Sources of the vitamin K and needed amounts

We get Vitamin K from our food. This includes both vegetarian and non-vegetarian food. If you freeze food items, it might destroy the Vitamin K. But, you can heat the food as it will not affect the vitamin content. Food sources that include this vitamin are these:

  1. Cabbage
  2. Spinach
  3. Kale
  4. Broccoli
  5. Turnip greens
  6. Green tea
  7. Beef liver
  8. Dark green lettuce
  9. Asparagus

The Chlorophyll in the plants gives them the dark green colour. This provides the Vitamin K. Most of the people get enough Vitamin K from their diet. The recommended amounts in micrograms for each day is as follows:


0-6 months                         2mg

7-12 months                       2.5mg

1-3 years                              30mg

4-8 years                              55mg

9-13                                       60mg


14-18                                     75mg

Women above 19                90mg

Breastfeeding                      90mg


14-18 years                         75mg

Men above 19                     120mg

Other forms of Vitamin K

Research is going on about matrix Gla-protein for its role in the abnormal calcification process. It is present in the smooth muscles, cartilage, and bone. They want to reduce this calcification as it is detrimental to good health. The matrix Gla-protein is a Vitamin K dependent protein. The second area of research is regarding osteocalcin, which is also a Vitamin K dependent protein. This is present in the bone and may have some significance in the mineralization or turnover of the bone.

Metabolism of the vitamin

The metabolic path of the Vitamin K is as follows. It is present in the bone, pancreas, heart, liver, brain, and other body tissues. Like most other fat-soluble vitamins and dietary lipids, Vitamin K is incorporated into mixed micelles. This happens due to the action of the bile and pancreatic enzymes. It is then absorbed in the small intestines by the enterocytes.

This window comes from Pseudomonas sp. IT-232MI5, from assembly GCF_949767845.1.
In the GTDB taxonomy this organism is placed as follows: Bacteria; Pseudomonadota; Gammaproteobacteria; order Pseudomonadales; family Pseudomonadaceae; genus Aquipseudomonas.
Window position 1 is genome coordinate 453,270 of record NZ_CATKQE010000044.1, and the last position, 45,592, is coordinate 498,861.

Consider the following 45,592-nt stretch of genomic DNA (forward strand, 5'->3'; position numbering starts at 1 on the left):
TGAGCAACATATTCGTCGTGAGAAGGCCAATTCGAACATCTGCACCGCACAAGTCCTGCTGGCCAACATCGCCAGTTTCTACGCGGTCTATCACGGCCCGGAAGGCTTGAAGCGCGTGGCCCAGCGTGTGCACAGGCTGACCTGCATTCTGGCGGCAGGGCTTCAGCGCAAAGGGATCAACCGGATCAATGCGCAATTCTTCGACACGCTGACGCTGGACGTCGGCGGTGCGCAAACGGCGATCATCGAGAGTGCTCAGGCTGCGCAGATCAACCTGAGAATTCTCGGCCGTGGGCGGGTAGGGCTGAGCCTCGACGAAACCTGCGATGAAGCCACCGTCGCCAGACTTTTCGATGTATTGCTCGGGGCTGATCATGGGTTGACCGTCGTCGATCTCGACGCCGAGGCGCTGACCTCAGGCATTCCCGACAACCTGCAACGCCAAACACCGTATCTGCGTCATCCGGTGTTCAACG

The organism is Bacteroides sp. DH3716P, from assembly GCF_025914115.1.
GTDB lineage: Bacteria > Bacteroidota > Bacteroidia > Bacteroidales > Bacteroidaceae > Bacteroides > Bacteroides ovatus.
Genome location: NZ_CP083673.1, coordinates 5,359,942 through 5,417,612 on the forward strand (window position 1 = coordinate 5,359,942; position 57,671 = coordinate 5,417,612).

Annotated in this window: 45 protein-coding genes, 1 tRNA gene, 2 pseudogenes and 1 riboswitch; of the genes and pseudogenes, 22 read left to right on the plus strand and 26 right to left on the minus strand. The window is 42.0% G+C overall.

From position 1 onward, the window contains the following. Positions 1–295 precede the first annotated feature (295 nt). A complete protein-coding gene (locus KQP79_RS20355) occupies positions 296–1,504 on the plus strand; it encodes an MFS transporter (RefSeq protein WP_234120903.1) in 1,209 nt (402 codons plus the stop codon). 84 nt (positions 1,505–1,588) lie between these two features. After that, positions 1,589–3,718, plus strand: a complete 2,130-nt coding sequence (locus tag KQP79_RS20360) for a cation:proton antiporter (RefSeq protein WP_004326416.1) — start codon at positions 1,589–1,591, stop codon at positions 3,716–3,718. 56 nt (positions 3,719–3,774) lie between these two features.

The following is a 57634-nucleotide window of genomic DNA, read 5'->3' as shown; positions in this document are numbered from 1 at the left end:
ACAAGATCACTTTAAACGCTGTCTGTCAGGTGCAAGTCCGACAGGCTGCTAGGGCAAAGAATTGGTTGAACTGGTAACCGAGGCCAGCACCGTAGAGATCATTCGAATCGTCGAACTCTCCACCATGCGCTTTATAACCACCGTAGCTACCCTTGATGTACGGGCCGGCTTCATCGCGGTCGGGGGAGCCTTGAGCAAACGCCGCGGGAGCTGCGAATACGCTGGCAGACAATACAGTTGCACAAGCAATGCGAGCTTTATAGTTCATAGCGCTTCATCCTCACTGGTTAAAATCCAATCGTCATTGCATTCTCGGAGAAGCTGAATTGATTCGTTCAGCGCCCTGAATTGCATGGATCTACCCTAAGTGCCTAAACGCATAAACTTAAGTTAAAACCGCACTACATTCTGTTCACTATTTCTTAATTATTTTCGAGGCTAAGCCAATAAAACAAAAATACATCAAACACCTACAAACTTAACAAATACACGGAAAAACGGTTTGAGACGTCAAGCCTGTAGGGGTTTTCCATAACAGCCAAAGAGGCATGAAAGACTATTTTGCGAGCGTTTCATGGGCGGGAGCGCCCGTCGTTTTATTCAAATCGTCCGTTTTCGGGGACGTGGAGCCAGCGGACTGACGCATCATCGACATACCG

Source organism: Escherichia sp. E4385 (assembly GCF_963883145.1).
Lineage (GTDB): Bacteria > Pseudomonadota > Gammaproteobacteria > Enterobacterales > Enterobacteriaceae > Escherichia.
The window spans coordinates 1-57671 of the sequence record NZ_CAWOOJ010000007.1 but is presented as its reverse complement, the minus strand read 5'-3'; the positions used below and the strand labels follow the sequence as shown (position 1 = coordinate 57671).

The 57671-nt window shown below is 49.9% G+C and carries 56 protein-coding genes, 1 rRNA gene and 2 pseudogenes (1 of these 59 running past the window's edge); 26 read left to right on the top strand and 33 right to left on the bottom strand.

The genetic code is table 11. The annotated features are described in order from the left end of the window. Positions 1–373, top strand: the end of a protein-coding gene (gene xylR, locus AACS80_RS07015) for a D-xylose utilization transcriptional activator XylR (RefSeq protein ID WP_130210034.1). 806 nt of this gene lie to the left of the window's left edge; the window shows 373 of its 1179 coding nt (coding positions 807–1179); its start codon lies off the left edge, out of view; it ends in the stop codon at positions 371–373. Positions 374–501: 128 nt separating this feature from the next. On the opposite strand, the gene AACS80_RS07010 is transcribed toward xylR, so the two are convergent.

Then, the vitamin K gets incorporated into chylomicrons. After this, it is secreted through the lymphatic capillaries. Now it goes to the liver and gets repackaged into low-density lipoproteins. And, in this form, the Vitamin K moves around the body. However, compared to the other fat-soluble vitamins, the amount of Vitamin K is very little in the blood.

Reasons for the low level

This low level is because 20% is excreted in the urine, 40-50% is sent out in the form of bile with the faeces, and only 30-40% of the intake is retained in the blood and tissues. Regarding the Vitamin K produced by the gut bacteria, there is no evidence. A great amount of the vitamin is found in the large bowel. One does not know for sure about the quantity of the vitamin the body absorbs and the action after that. But, it is assumed that the body gets some of the vitamins from here.


Always consult your physician before you take or give the Vitamin K supplement. Usually, the supplement is given in the form of a multivitamin tablet that has Vitamin K instead of giving it separately. People who take Glucose-6-phosphate dehydrogenase should avoid the vitamin supplement. You should avoid it if you are taking other medications such as blood thinners or antibiotics.



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Anoop Sharma

About Anoop Sharma

Anoop Sharma is an IT professional, freelance health writer and creator of www.medicinalplantsanduses.com. He is passionate about helping others learn about health issues and their natural remedies, yoga and healthy food.